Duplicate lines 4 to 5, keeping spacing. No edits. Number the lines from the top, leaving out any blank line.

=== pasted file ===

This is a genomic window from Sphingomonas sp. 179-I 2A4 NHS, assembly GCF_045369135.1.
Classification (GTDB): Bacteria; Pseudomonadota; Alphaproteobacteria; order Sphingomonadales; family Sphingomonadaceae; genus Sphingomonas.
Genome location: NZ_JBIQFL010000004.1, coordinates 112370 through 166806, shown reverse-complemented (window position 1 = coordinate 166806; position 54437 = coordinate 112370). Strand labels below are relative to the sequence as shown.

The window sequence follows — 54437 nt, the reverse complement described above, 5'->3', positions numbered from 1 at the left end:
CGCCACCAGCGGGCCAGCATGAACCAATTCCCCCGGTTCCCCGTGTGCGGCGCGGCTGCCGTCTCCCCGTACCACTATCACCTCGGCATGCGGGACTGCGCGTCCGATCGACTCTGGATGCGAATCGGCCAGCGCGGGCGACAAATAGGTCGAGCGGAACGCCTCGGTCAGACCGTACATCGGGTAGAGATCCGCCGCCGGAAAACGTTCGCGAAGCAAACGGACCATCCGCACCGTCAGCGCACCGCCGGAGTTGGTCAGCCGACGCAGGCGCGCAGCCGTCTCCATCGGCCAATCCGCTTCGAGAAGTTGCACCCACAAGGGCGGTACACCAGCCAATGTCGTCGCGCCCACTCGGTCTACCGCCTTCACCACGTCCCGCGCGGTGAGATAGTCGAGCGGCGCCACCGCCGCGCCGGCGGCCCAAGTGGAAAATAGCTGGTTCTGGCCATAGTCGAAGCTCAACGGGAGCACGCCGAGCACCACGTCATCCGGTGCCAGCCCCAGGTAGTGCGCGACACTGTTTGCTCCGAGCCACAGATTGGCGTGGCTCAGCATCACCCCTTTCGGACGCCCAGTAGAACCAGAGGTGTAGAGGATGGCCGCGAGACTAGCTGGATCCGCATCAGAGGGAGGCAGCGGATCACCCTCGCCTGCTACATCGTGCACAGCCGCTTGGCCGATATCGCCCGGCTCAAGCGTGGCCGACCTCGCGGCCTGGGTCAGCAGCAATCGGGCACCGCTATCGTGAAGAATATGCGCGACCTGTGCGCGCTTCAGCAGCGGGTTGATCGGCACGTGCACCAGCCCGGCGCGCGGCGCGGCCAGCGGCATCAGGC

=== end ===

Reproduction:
The window sequence follows — 54437 nt, the reverse complement described above, 5'->3', positions numbered from 1 at the left end:
CGCCACCAGCGGGCCAGCATGAACCAATTCCCCCGGTTCCCCGTGTGCGGCGCGGCTGCCGTCTCCCCGTACCACTATCACCTCGGCATGCGGGACTGCGCGTCCGATCGACTCTGGATGCGAATCGGCCAGCGCGGGCGACAAATAGGTCGAGCGGAACGCCTCGGTCAGACCGTACATCGGGTAGAGATCCGCCGCCGGAAAACGTTCGCGAAGCAAACGGACCATCCGCACCGTCAGCGCACCGCCGGAGTTGGTCAGCCGACGCAGGCGCGCAGCCGTCTCCATCGGCCAATCCGCTTCGAGAAGTTGCACCCACAAGGGCGGTACACCAGCCAATGTCGTCGCGCCCACTCGGTCTACCGCCTTCACCACGTCCCGCGCGGTGAGATAGTCGAGCGGCGCCACCGCCGCGCCGGCGGCCCAAGTGGAAAATAGCTGGTTCTGGCCATAGTCGAAGCTCAACGGGAGCACGCCGAGCACCACGTCATCCGGTGCCAGCCCCAGGTAGTGCGCGACACTGTTTGCTCCGAGCCACAGATTGGCGTGGCTCAGCATCACCCCTTTCGGACGCCCAGTAGAACCAGAGGTGTAGAGGATGGCCGCGAGACTAGCTGGATCCGCATCAGAGGGAGGCAGCGGATCACCCTCGCCTGCTACATCGTGCACAGCCGCTTGGCCGATATCGCCCGGCTCAAGCGTGGCCGACCTCGCGGCCTGGGTCAGCAGCAATCGGGCACCGCTATCGTGAAGAATATGCGCGACCTGTGCGCGCTTCAGCAGCGGGTTGATCGGCACGTGCACCAGCCCGGCGCGCGGCGCGGCCAGCGGCATCAGGC